Tuesday 31 December 2019

2019: People

I've enjoyed the company of some marvellous people this past year. A single blog post simply isn't sufficient to express my appreciation of everyone who has contributed to my 2019, but I would like to take the opportunity to mention some of those who have played a part in my writing life this year, helping to make it both memorable and very happy.

Let me start with my colleagues in the CWA. The Windermere conference in April was, for me, the perfect way to say goodbye as Chair of the Association and return to the ranks. In my time as Chair I benefited hugely from a very supportive set of Board members, and special mention has to be made of Dea Parkin, the Secretary, and Linda Stratmann and Maxim Jakubowski, my two Vice Chairs. At Windermere there was also the chance to take part in panels with such friends and fellow writers as Peter Lovesey, Christine Poulson, Marsali Taylor, Mike Craven, and Kate Jackson.

Alibis in the Archive was a lot of fun, with a roster of wonderful speakers, and the weather was so good on the Saturday evening we were out in the gardens until well after ten o'clock. The weekend raises funds for the CWA and also the Detection Club, which continues to flourish; I spent a good chunk of the year liaising with members over the compilation of Howdunit, a book you will hear much more about in 2020. One of the contributors to Howdunit is Peter Robinson. Because Peter spends half the year in Canada, sometimes I see very little of him, but this year was a pleasant exception; we had breakfast together at Gladstone's Library, lunch in Toronto, and a Detection Club dinner at the Garrick Club (not all on the same day...) The guest speaker at the annual dinner of the Club at the Ritz was David Brawn of HarperCollins, whose company I enjoyed on numerous occasions, not least at Bodies from the Library, where it's always a pleasure to chat to the likes of John Curran and his hard-working team of organisers, Tony Medawar, Dolores Gordon Smith, Kate Jackson, Moira Redmond, and Nigel Moss. I want to make particular mention of Nigel, whose support and encouragement for me in my various endeavours has been of great value in recent years.  Kate, Chrissie Poulson, Moira and Brad Friedmann and I had tea in the Courtauld the day before - photo below.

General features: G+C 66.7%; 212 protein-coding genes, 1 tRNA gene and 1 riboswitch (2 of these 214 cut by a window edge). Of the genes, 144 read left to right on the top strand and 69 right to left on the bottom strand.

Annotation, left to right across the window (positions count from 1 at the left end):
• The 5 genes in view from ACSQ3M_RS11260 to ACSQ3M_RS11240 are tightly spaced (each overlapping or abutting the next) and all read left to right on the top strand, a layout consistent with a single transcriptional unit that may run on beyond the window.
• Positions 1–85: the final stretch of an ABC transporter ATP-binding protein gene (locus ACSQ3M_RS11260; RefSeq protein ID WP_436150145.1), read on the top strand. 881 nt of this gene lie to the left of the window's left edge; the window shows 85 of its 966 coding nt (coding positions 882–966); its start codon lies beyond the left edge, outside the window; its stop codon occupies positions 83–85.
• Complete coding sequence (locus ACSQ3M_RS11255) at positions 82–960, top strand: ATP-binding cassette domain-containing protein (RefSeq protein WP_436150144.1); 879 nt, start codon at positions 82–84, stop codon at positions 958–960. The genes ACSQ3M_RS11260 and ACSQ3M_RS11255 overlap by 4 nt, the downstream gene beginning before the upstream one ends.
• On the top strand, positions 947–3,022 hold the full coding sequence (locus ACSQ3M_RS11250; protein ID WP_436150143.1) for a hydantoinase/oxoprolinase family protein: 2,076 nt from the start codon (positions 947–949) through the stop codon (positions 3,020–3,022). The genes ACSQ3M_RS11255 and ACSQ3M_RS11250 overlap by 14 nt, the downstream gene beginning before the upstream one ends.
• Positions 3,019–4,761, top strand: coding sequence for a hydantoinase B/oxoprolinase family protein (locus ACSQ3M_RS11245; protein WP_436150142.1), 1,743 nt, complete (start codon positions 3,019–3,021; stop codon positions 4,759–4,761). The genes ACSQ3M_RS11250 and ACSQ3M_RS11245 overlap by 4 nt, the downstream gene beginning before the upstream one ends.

I'm also very appreciative of the support of my agent, James Wills and my various publishers here and overseas, including David Brawn and the team at Head of Zeus, who kindly invited me to join them at the CWA Daggers Dinner in October. It was great fun to meet the PPP and Sourcebooks team in Scottsdale and Dallas and as the year comes to a close, I'm thrilled that two more book deals with them are in the course of being concluded. As for my American writer friends, I want to say a special if necessarily very selective thank you to Verena and Shawn of Malice Domestic, Shelly Dickson Carr and her brother Wooda, and Kathy Boon Reel, all of whom have shown me numerous kindnesses.

I've often said, and I'll keep on saying, how much we owe, as book lovers, to librarians. Quite apart from Jan Macartney in Douglas who hosted my 1920s murder mystery (the photo shows me with the cast), Louisa Yates and the team at Gladstone's Library, and Rebecca, John, Jonny, Maria and Abbie at the British Library, I've enjoyed meeting a host of people working hard in libraries up and down the country in the hope of knitting communities together and spreading the joys of the written word.

Murder Squad, founded by Margaret Murphy, continues to go from strength to strength. We had a great time in the north east in the spring and next year sees the twentieth anniversary of the group. We've planned quite a few events to celebrate and who knows, the celebrations may spill over into 21st celebrations as well! It's great to see fellow Squaddies doing so well in their writing careers and I was thrilled when Kate Ellis won the Dagger in the Library. The holiday we had with Kate and her husband Roger in Puglia was thoroughly enjoyable and a return to Italy is on the cards for next year...

Then there were the whodunit fans I met on two trips on the Queen Mary 2 and in Oxford and the readers I came across at events here and overseas. To say nothing of the amazingly enthusiastic young mystery fans of Shanghai. As I say, these reminiscences are bound to be selective, but to everyone who has played a positive part in my year, and in particular to my loyal readers and family, I say a heartfelt thank you. 


Monday 30 December 2019

2019: Places

This year I've travelled to some delightful places in connection with my writing, both in Britain and much further afield. 2019 got off to a good start with the Essex Book Festival at Southend, which also gave me the chance to visit Mersea Island, associated with crime writers such as Margery Allingham and Andrew Garve.